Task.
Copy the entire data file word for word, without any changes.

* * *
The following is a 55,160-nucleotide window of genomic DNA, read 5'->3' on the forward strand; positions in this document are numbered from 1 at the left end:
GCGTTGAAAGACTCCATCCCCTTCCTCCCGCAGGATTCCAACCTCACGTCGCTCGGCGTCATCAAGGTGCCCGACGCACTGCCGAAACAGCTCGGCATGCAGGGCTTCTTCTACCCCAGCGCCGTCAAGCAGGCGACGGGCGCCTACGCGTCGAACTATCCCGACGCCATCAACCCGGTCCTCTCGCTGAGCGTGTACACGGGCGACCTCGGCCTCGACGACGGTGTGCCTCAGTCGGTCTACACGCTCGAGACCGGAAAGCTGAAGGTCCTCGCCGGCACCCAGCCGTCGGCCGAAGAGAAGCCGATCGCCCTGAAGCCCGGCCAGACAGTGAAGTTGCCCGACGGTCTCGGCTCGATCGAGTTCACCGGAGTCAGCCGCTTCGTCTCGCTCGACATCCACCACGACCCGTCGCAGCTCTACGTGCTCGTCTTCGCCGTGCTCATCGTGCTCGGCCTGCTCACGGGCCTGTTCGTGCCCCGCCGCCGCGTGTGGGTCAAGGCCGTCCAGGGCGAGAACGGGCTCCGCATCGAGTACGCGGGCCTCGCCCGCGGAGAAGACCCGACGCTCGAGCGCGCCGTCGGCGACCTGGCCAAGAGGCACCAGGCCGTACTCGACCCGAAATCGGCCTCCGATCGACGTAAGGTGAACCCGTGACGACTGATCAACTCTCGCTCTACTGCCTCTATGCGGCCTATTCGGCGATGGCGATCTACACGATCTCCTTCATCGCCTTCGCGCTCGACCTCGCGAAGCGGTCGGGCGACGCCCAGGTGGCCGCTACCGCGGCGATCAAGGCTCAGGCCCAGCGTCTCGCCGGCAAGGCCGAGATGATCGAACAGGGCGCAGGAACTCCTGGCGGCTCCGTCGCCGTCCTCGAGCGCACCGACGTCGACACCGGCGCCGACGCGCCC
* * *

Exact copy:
The following is a 55,160-nucleotide window of genomic DNA, read 5'->3' on the forward strand; positions in this document are numbered from 1 at the left end:
GCGTTGAAAGACTCCATCCCCTTCCTCCCGCAGGATTCCAACCTCACGTCGCTCGGCGTCATCAAGGTGCCCGACGCACTGCCGAAACAGCTCGGCATGCAGGGCTTCTTCTACCCCAGCGCCGTCAAGCAGGCGACGGGCGCCTACGCGTCGAACTATCCCGACGCCATCAACCCGGTCCTCTCGCTGAGCGTGTACACGGGCGACCTCGGCCTCGACGACGGTGTGCCTCAGTCGGTCTACACGCTCGAGACCGGAAAGCTGAAGGTCCTCGCCGGCACCCAGCCGTCGGCCGAAGAGAAGCCGATCGCCCTGAAGCCCGGCCAGACAGTGAAGTTGCCCGACGGTCTCGGCTCGATCGAGTTCACCGGAGTCAGCCGCTTCGTCTCGCTCGACATCCACCACGACCCGTCGCAGCTCTACGTGCTCGTCTTCGCCGTGCTCATCGTGCTCGGCCTGCTCACGGGCCTGTTCGTGCCCCGCCGCCGCGTGTGGGTCAAGGCCGTCCAGGGCGAGAACGGGCTCCGCATCGAGTACGCGGGCCTCGCCCGCGGAGAAGACCCGACGCTCGAGCGCGCCGTCGGCGACCTGGCCAAGAGGCACCAGGCCGTACTCGACCCGAAATCGGCCTCCGATCGACGTAAGGTGAACCCGTGACGACTGATCAACTCTCGCTCTACTGCCTCTATGCGGCCTATTCGGCGATGGCGATCTACACGATCTCCTTCATCGCCTTCGCGCTCGACCTCGCGAAGCGGTCGGGCGACGCCCAGGTGGCCGCTACCGCGGCGATCAAGGCTCAGGCCCAGCGTCTCGCCGGCAAGGCCGAGATGATCGAACAGGGCGCAGGAACTCCTGGCGGCTCCGTCGCCGTCCTCGAGCGCACCGACGTCGACACCGGCGCCGACGCGCCC